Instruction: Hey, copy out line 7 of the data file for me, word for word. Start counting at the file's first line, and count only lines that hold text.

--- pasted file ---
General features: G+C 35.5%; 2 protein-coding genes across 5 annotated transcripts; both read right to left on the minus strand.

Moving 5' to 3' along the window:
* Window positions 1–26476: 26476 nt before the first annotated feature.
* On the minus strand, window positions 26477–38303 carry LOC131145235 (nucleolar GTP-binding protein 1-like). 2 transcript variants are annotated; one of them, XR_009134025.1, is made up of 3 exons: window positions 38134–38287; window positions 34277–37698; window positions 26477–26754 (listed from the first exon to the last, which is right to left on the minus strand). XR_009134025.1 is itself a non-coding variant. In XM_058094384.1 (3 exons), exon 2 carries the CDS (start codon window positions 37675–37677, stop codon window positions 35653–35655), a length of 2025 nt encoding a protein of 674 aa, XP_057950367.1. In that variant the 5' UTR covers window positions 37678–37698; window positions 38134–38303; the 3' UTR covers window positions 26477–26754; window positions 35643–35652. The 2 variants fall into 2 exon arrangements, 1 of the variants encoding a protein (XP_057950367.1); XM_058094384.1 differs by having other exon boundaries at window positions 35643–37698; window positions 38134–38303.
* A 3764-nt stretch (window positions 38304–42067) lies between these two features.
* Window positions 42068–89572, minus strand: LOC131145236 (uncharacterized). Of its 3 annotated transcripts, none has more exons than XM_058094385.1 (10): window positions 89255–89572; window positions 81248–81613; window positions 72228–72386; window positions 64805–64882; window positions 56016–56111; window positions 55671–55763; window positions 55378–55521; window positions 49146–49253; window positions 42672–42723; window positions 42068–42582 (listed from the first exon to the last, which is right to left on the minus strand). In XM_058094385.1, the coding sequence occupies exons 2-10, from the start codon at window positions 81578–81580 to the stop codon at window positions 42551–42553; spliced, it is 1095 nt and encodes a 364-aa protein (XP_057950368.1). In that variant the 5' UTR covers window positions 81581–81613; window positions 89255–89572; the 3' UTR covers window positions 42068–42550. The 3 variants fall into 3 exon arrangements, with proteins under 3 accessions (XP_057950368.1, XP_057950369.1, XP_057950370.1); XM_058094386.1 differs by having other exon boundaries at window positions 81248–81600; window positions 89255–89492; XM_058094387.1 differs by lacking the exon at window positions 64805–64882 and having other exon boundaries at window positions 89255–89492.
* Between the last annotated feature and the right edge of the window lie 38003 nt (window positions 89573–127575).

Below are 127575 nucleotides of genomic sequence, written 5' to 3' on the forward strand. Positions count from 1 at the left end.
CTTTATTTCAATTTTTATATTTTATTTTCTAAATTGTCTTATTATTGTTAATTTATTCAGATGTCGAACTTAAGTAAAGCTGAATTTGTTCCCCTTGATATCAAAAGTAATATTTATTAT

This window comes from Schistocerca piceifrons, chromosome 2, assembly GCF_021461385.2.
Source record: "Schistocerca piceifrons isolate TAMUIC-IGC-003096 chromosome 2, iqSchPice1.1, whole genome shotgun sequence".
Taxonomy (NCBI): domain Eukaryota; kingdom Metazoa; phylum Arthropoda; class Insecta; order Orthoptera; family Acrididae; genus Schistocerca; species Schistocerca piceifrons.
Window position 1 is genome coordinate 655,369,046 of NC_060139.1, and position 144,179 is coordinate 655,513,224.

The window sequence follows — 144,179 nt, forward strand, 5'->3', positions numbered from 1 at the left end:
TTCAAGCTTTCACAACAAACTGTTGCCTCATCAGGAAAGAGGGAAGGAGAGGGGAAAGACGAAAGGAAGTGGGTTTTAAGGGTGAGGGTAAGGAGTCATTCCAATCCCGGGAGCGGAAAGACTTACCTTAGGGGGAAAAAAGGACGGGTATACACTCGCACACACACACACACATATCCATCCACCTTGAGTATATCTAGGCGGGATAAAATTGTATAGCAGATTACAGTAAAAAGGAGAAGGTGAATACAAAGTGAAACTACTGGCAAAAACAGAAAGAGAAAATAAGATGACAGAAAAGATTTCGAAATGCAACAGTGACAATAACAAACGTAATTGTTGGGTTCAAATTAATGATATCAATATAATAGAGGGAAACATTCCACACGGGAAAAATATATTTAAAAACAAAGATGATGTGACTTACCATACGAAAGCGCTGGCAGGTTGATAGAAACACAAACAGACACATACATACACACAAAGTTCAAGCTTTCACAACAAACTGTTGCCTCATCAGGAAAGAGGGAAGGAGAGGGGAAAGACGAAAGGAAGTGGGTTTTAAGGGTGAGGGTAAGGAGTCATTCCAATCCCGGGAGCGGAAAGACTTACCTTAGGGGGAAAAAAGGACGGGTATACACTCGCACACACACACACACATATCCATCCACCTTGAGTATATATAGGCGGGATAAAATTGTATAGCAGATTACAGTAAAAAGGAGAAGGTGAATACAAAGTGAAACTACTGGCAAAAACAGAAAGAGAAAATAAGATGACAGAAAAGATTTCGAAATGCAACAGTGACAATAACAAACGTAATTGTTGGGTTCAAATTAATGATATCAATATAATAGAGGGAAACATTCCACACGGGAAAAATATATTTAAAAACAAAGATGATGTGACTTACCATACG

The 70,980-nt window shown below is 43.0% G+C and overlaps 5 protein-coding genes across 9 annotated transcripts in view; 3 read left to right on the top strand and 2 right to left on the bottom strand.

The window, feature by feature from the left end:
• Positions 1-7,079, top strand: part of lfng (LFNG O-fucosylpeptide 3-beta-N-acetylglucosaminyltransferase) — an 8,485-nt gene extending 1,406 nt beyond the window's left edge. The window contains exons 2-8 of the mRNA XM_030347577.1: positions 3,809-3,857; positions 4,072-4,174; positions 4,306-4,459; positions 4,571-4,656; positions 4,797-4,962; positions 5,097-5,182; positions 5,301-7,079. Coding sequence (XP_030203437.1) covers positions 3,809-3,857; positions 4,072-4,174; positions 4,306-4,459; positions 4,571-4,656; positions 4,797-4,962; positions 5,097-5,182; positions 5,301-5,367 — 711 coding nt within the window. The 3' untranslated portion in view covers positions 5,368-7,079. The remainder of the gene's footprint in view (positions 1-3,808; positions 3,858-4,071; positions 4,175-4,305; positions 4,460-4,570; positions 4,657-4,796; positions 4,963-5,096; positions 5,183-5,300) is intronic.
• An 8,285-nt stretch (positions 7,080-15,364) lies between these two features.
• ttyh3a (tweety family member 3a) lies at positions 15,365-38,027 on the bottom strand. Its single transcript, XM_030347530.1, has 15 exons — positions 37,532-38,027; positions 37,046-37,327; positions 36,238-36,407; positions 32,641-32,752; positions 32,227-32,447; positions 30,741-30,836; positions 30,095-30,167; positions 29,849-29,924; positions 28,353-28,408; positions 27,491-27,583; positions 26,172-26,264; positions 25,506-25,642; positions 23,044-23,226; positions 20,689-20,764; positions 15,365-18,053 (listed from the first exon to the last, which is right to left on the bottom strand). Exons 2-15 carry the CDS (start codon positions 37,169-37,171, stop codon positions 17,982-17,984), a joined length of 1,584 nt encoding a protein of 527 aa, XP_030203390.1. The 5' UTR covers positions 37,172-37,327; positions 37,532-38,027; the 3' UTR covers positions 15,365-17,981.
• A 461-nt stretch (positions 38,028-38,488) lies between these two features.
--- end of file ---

* Between the last annotated feature and the right edge of the window lie 38003 nt (window positions 89573–127575).